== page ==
Do you ever feel like Spotify is trying to force songs into your meticulously crafted playlists? You‘re not alone. Many Spotify users get frustrated when unexpected tracks appear in their personal playlists.
But don‘t worry – you can take back control. In this comprehensive guide, you‘ll learn exactly why Spotify adds songs without your permission and how to stop it for good.
Why Does Spotify Add Songs to My Playlists?
Before we dig into solutions, let‘s first understand what‘s causing those pesky auto-added songs.
You Have the Free Version
One of the biggest reasons Spotify inserts tracks into your playlists is to entice you to upgrade. The free, ad-supported version comes with major limitations. One of the most annoying is Spotify‘s aggressive recommendations to convert you into a paying customer.
According to Spotify‘s 2022 Q3 earnings report, they now have 195 million premium subscribers globally. But a whopping 286 million users still use the free tier.
Spotify has strong incentives to convert free users to premium. So one tactic is bombarding unpaid listeners with songs they didn‘t pick in hopes they‘ll upgrade to stop the interruptions.
You Have Fewer than 15 Songs in Your Playlist
You may have noticed short playlists attract more unwanted recommendations. Spotify views skimpy playlists as opportunities to "help."
Their algorithm assumes any playlist with less than 15 tracks needs padding out. Once you pass 15 songs, Spotify gives you more freedom over your content.
You‘re Listening to a "Recommended" Playlist
Playlists like Discover Weekly and Release Radar are filled with suggestions curated just for you by Spotify. The whole point is music discovery based on your listening data.
You don‘t get to pick the tracks in these automatically generated playlists. So intrusive recommendations are expected when listening to your personalized Discover Weekly or Daily Mixes.
You Have "Autoplay" Turned On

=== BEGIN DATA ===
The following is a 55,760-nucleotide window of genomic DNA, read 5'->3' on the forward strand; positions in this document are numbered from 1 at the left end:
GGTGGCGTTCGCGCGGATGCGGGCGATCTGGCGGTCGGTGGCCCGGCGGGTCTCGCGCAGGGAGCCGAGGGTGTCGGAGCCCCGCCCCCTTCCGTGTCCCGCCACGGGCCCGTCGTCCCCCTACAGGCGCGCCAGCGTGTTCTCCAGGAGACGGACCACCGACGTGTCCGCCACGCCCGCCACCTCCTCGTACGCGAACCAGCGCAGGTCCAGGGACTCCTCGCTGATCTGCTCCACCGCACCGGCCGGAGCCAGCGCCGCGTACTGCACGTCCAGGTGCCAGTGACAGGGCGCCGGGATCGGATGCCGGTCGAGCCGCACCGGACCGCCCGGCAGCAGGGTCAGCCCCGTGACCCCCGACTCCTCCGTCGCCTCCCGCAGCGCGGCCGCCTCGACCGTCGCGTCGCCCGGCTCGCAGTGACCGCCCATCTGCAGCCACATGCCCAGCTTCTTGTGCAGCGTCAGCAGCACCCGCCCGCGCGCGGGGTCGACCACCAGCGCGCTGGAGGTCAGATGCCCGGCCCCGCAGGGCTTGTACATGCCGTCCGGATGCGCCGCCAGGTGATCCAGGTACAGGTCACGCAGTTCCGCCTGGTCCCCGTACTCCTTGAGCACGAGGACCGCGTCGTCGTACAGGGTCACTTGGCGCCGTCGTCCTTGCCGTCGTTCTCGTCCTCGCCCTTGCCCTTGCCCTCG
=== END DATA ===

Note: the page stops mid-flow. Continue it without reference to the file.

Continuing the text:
Autoplay is another feature designed to keep you listening longer. When a playlist finishes, Autoplay uses your listening history to queue up recommended songs.
The never-ending stream of personalized recommendations is great for background listening. But it does mean Spotify selects tracks instead of you.
You Clicked the "Enhance" Button
If a playlist felt like it was missing something, you may have tapped "Enhance." This clever feature detects gaps in your playlist and fills them with suggested songs.
Enhance aims to improve flow and variety. But once activated, you‘ve given Spotify permission to sprinkle in recommendations.
Now let‘s get into how to stop this auto-adding madness and keep your playlists pure.
How to Stop Spotify from Adding Songs
Here are 8 ways to stop Spotify from tampering with your personal playlists on both desktop and mobile:
1. Upgrade to Premium
The nuclear option is upgrading to a paid Premium account. With Premium, Spotify lifts all restrictions, so you can enjoy ad-free listening and full control over your library.
Premium plans start at $9.99/month for individuals. For many users, the cost is worth it to gain unlimited skips and this level of curation freedom.
2. Disable Autoplay
Both desktop and mobile offer an Autoplay toggle in Settings you can switch off. This prevents Spotify from queueing up recommendations when playlists finish.
Desktop: Click the down arrow by your username > Settings > Uncheck "Autoplay"
Mobile: Tap the gear icon > Toggle "Autoplay" off
Disabling Autoplay also stops songs from continuing after you finish an album. So you remain in control of when the music starts and stops.
3. Pad Out Short Playlists
As mentioned, Spotify aggressively recommends on playlists with fewer than 15 tracks. The simple fix? Add more of your own songs.
Once you get above that 15-song minimum, Spotify eases up on the meddling. Treat 15 as the magic number for oversight-free playlists.
4. Delete Spotify‘s Added Tracks
When Spotify populates your playlist, the added songs appear under "Recommended Songs" or "Spotify Added" sections.